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Nibali: I wanted more but I’m still satisfied with final Giro d’Italia

Giro dItalia 2022 105th Edition 20th stage Belluno Marmolada 168km 27052022 Vincenzo Nibali ITA Astana Qazaqstan Team photo Tommaso PelagalliSprintCyclingAgency2022
Vincenzo Nibali (Astana Qazaqstan) climbs the Marmolada (Image credit: Tommaso Pelagalli/SprintCyclingAgency)

Vincenzo Nibali (Astana Qazaqstan) never liked the Marmolada, so perhaps it was only fitting that it would be the final mountain he ever climbed at the Giro d’Italia. There would be no second thoughts about coming back and doing this all over again next year.

“After the effort I put in today, certainly not,” Nibali smiled in the mixed zone after he had all but sealed fourth place overall in his final Giro.

“Right now, the main emotion is tiredness. The Marmolada has never been my favourite climb. I’d rather do a Zoncolan than the Marmolada, it’s a climb with such steep slopes, where you can’t breathe properly… I just tried to focus on keeping my tempo steady and trying not to lose too much time to my rivals on the way up.”

Nibali was distanced as the gradient began to bite on the Passo Fedaia, and he knew better than to force the issue. While Jai Hindley (Bora-Hansgrohe) was travelling to places he couldn’t reach while divesting Richard Carapaz (Ineos Grenadiers) of the maglia rosa, Nibali was two minutes down the climb, calmly limiting his losses to maintain his place in the standings.

Ahead of Sunday’s final time trial in Verona, Nibali remains fourth overall, now 7:57 down on Hindley, but with a buffer of more than a minute on Pello Bilbao (Bahrain Victorious). Although Nibali has fallen short of the podium, he is set to be feted in the Arena on Sunday afternoon for his contribution to the history of the race. The overall victories of 2013 and 2016 tell only part of the story; Nibali defined an era at the Giro.

“The Giro was sort of my home because I was often on the podium, even if I didn’t manage that this year,” said Nibali. “I provided a lot of emotions, but the race provided me with a lot of emotions too.”

Nibali began this Giro with a free role in an Astana Qazaqstan team led by Miguel Ángel López and his overall hopes looked to have ended when he conceded more than two minutes on Mount Etna on stage 4. A day later, when Nibali availed of the Giro’s visit to Messina to announce his retirement at season’s end, a stage win looked to be the summit of his ambition.

Come the end of the second week, however, Nibali was improbably back in the hunt for a podium place after he delivered his finest set of climbing performances in at least three years. After limiting his losses gamely on the Blockhaus on stage 9, Nibali was among the aggressors in the breathless outing around Turin on stage 14.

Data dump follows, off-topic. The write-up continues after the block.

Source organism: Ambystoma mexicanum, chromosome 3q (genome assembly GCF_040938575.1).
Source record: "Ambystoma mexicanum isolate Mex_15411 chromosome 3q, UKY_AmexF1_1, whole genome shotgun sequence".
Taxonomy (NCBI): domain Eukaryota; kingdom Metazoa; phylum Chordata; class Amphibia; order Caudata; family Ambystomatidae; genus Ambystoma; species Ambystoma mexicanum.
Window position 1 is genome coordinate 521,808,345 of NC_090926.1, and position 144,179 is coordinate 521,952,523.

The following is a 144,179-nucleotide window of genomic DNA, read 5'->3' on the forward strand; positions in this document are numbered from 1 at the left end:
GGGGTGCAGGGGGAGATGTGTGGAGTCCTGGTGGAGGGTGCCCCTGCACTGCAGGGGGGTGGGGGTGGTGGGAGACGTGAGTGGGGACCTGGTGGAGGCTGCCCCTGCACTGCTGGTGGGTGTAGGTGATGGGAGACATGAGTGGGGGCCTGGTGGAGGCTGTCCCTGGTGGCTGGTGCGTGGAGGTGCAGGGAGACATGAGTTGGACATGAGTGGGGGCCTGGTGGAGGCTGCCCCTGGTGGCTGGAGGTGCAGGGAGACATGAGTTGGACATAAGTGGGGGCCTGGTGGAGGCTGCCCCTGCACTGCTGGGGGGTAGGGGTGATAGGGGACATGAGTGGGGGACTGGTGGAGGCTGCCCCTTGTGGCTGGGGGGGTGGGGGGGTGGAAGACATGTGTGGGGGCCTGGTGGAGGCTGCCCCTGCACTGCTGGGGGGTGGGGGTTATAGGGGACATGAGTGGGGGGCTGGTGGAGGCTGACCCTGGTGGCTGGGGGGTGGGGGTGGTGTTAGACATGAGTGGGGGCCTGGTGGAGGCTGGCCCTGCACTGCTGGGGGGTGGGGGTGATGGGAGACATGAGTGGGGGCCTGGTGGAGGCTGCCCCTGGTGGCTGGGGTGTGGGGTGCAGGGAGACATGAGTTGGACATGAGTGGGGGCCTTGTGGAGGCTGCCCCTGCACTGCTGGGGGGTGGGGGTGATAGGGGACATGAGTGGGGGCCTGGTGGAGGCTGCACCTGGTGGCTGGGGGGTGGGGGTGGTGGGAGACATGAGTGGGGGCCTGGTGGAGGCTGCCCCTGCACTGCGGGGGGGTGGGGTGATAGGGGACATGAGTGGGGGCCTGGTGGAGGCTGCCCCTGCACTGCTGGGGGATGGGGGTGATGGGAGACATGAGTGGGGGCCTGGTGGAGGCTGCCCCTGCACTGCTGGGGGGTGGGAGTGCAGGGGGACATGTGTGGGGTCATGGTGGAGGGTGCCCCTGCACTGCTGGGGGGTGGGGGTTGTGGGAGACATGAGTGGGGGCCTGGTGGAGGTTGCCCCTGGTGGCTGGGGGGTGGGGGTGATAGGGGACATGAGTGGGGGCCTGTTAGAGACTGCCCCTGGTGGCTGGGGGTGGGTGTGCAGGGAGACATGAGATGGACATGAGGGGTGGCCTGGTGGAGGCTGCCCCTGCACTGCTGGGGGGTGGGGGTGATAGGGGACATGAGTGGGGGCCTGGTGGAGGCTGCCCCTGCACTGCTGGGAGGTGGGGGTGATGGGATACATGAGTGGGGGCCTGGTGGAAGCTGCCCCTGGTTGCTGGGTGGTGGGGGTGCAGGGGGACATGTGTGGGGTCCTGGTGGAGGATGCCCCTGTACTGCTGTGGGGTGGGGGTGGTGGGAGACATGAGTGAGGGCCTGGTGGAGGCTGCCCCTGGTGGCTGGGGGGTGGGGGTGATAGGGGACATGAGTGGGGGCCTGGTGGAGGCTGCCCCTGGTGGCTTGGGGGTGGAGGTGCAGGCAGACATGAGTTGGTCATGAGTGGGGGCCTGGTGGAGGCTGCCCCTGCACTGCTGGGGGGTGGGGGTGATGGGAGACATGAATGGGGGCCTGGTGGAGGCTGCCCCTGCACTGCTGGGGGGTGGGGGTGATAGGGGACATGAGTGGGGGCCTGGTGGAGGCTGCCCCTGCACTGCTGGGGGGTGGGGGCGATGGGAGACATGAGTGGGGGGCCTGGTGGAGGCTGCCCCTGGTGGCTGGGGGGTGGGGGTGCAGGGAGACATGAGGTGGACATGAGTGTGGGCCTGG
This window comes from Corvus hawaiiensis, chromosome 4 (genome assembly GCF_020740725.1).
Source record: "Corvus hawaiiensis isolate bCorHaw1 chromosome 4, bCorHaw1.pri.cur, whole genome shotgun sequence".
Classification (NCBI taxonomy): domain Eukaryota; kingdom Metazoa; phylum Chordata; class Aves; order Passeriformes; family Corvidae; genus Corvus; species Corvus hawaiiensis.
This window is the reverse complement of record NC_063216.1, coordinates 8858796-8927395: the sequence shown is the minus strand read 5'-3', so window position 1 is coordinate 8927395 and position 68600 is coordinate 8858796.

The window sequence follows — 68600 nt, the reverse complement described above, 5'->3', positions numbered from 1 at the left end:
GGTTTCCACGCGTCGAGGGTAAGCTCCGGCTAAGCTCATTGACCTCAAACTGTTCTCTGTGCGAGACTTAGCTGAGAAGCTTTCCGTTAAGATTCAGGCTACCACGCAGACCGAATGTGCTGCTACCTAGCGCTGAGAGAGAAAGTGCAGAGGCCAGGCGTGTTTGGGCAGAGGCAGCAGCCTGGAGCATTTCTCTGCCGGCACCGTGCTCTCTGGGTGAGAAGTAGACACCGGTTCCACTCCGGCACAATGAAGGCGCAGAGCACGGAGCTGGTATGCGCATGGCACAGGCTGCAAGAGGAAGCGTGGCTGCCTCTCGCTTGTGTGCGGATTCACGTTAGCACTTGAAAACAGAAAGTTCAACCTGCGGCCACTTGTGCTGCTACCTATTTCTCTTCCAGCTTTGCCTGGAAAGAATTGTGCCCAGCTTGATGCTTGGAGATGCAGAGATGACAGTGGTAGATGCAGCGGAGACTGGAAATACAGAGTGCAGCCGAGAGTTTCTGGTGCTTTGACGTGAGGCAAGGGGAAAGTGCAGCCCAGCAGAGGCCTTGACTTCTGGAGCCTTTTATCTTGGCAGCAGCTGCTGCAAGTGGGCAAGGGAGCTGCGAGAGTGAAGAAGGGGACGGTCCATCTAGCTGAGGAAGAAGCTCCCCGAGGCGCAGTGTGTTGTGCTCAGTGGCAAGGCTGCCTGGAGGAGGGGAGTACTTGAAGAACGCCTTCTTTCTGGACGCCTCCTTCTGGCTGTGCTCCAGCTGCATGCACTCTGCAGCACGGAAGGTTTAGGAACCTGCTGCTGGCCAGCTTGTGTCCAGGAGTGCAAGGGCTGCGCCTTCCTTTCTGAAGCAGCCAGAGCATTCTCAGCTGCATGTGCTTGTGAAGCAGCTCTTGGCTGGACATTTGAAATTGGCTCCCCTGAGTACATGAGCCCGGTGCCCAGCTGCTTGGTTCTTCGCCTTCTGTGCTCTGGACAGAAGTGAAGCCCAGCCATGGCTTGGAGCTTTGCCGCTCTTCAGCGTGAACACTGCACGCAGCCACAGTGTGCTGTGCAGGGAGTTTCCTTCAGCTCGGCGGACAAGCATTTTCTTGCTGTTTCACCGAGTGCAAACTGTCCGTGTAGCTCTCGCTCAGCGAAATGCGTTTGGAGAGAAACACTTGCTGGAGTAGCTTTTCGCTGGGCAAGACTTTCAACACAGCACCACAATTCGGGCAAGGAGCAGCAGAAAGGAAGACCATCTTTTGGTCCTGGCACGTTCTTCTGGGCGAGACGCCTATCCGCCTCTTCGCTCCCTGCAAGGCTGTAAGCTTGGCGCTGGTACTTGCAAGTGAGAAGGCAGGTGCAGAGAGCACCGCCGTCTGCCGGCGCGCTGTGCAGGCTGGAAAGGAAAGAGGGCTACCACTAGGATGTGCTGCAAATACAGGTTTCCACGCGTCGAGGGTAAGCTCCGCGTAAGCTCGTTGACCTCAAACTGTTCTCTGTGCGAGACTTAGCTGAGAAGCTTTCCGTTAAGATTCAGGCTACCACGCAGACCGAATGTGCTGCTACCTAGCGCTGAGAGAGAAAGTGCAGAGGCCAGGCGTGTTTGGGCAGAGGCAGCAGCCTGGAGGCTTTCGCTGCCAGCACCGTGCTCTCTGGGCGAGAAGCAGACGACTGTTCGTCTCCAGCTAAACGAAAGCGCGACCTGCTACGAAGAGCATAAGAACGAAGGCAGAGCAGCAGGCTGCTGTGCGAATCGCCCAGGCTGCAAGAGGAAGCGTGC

Nibali had the clear intention to sign off on the Giro with a stage win, but he found himself hemmed in by his elevated position in the overall standings, a victim of his own surprising form. There was never any prospect of infiltrating an early break, and there was only a remote possibility of escaping Hindley, Carapaz et al.

“It’s certainly a great result, but maybe the ambition was for something more,” Nibali said. “I was hoping to try to win a stage, because raising your arms to the air is always a unique emotion. I went close in Turin. It was the day where I was riding best, I was up there with Hindley and Carapaz, and they rightly marked me, but they were going much better than me too.”

A Giro at this level seemed fanciful before the race began. When Nibali returned to Astana this season, he had toyed with the idea of riding all five Monuments, but illness ruined his spring campaign. His old mentor Giuseppe Martinelli did what he could to revive morale.

“When I had physical problems in the spring, I wanted to throw everything up in the air and stop, but then Martino, who knows me more than anyone, told me: ‘Just get on your bike and do what you like',” Nibali said. “That gave me the energy to start again, and now I’m here. I can be satisfied with this Giro.”

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Barry Ryan

Barry Ryan is European Editor at Cyclingnews. He has covered professional cycling since 2010, reporting from the Tour de France, Giro d’Italia and events from Argentina to Japan. His writing has appeared in The Independent, Procycling and Cycling Plus. He is the author of The Ascent: Sean Kelly, Stephen Roche and the Rise of Irish Cycling’s Golden Generation (opens in new tab), published by Gill Books.